Montessori materials, grouped in Practical Life, Sensorial, Language, Math, and Cultural categories, are designed to have a “control of error” inherent in the activity, allowing a child to correct herself and make her own discoveries.
Practical Life materials include activities that allow children to learn to care for themselves and their environment. These activities also help children develop their large and small muscle coordination, concentration, independence, logic and aesthetic sense. “Doing” is the most important aspect of these exercises, rather than the end result.
Sensorial materials refine the senses, helping children clarify and categorize the sensory impressions they’ve received from the environment; they are tangible examples of what they have experienced. For example, a child experiences the concept of length by manipulating wooden rods that are identical in all respects – color, shape, feel – except length, where they can tactilely sense the difference between rods of different lengths.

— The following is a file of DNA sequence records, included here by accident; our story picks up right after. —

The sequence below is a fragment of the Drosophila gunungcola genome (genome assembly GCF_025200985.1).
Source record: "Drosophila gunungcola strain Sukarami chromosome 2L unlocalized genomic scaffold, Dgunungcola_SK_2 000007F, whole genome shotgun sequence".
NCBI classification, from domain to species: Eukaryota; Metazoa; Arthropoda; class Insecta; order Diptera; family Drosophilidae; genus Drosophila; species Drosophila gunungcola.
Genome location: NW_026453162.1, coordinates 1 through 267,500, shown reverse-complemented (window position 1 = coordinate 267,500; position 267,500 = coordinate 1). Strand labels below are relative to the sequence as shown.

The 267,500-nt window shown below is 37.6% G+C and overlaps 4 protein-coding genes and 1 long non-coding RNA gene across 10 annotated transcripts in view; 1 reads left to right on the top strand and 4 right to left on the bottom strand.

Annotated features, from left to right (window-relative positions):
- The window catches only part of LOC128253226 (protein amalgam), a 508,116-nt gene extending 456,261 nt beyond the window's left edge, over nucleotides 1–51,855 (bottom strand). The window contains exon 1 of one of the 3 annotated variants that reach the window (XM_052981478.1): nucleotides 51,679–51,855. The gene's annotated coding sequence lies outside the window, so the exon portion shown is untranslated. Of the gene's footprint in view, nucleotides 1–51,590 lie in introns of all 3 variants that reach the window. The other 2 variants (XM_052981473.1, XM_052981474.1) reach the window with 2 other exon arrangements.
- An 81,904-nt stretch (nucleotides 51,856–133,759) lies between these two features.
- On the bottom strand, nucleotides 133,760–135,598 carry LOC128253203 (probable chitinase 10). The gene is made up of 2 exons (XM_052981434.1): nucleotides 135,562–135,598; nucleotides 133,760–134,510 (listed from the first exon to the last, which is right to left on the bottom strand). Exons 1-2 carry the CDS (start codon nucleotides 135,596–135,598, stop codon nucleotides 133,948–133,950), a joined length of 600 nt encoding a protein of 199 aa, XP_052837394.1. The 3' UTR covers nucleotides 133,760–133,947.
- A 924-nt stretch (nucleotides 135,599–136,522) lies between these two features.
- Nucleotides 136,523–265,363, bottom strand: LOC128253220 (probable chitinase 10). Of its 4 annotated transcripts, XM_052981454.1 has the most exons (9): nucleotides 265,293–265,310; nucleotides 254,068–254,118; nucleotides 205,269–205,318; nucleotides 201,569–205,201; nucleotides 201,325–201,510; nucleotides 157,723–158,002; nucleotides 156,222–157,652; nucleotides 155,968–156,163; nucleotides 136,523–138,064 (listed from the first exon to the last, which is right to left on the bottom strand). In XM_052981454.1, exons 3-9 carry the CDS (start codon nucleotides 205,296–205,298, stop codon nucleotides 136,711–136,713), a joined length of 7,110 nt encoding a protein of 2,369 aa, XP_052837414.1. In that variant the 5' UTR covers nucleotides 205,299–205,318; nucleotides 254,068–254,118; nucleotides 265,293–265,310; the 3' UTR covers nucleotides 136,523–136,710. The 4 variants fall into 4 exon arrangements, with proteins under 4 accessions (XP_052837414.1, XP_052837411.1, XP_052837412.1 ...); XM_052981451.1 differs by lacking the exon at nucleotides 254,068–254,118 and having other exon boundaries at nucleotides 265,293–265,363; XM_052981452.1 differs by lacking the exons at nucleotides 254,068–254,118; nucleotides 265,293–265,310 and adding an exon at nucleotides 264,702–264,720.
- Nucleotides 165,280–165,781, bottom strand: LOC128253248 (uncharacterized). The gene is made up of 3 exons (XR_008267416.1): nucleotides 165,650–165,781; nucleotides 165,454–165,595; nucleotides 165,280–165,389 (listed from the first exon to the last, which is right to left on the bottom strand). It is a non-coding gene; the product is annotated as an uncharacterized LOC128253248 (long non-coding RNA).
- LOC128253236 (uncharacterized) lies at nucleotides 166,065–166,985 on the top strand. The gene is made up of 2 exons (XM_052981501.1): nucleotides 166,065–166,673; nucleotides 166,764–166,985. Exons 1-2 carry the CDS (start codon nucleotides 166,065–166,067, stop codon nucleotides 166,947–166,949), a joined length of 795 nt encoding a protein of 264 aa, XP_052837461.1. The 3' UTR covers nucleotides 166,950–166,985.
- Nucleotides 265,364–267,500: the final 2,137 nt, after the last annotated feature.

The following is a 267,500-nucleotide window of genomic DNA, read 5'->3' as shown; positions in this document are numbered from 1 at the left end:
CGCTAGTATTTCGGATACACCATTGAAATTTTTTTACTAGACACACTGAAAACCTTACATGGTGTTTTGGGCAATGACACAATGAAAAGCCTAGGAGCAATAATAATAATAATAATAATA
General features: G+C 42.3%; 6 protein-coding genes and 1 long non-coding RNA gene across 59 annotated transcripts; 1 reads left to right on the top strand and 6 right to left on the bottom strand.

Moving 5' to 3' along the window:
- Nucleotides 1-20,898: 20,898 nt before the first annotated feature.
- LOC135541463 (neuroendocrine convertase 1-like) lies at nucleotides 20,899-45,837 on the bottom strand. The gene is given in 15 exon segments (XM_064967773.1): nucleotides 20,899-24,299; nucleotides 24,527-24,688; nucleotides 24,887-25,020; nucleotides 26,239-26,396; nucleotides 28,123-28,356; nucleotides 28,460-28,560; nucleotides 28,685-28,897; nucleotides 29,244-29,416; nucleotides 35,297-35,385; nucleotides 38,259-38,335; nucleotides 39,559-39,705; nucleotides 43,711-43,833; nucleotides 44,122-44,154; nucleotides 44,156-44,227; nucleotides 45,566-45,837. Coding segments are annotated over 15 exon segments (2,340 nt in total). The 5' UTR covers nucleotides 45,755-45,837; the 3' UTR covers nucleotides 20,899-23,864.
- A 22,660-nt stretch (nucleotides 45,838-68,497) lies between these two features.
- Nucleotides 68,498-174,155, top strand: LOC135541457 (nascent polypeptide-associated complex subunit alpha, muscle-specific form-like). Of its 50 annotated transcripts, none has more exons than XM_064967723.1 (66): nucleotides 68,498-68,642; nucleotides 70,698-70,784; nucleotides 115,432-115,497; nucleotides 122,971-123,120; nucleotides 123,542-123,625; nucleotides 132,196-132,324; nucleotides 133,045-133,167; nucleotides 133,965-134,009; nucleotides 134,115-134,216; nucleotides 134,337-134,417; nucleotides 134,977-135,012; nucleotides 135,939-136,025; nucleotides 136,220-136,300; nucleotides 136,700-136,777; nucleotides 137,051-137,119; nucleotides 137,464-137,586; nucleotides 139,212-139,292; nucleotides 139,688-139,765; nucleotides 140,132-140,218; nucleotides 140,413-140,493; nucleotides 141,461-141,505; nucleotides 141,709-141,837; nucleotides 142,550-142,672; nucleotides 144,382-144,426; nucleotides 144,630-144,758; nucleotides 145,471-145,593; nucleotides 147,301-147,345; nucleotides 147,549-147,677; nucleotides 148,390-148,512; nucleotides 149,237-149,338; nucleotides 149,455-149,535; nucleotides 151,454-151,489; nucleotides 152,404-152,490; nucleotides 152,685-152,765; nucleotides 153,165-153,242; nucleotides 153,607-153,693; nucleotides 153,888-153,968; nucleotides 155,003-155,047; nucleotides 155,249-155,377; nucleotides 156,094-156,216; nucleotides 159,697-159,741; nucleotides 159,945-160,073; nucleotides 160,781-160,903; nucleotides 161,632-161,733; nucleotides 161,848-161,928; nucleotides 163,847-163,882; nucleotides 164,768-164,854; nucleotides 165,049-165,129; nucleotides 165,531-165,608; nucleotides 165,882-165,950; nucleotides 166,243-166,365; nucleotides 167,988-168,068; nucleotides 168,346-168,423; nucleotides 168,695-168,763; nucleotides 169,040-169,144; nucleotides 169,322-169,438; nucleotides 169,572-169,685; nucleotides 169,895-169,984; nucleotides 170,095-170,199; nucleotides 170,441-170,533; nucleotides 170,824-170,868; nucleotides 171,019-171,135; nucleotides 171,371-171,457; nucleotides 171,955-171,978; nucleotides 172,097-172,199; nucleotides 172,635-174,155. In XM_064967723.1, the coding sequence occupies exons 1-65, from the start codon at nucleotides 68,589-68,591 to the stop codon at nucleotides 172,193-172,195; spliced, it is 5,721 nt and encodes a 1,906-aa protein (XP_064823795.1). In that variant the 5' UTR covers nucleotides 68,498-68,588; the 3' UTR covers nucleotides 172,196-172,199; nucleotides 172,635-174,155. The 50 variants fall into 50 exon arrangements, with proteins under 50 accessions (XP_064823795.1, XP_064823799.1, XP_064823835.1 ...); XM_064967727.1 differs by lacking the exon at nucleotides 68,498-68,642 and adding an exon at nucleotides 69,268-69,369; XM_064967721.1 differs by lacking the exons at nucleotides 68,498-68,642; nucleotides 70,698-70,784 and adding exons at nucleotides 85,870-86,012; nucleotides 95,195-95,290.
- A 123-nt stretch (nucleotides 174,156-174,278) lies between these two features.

Language materials enrich vocabulary and develop language as well as skills for writing and reading. Developing language opens a world of independence and self-expression for children, whose ability to communicate with others and to give voice to their inner worlds creates new avenues of learning and sharing within their families and the school community.
Math materials provide concrete examples of number symbols and quantity. As children progress, lessons increase in difficulty (odds and evens, teens, fractions, etc.) and become more abstract. Children are introduced to decimals and learn the concepts of addition, subtraction, multiplication and division.
Cultural materials include geography, history, art, music, science, cooking, gardening, and daily lessons in grace and courtesy, all of which expand children’s horizons and help them to learn about a larger world effortlessly, through a prism of self-paced exploration.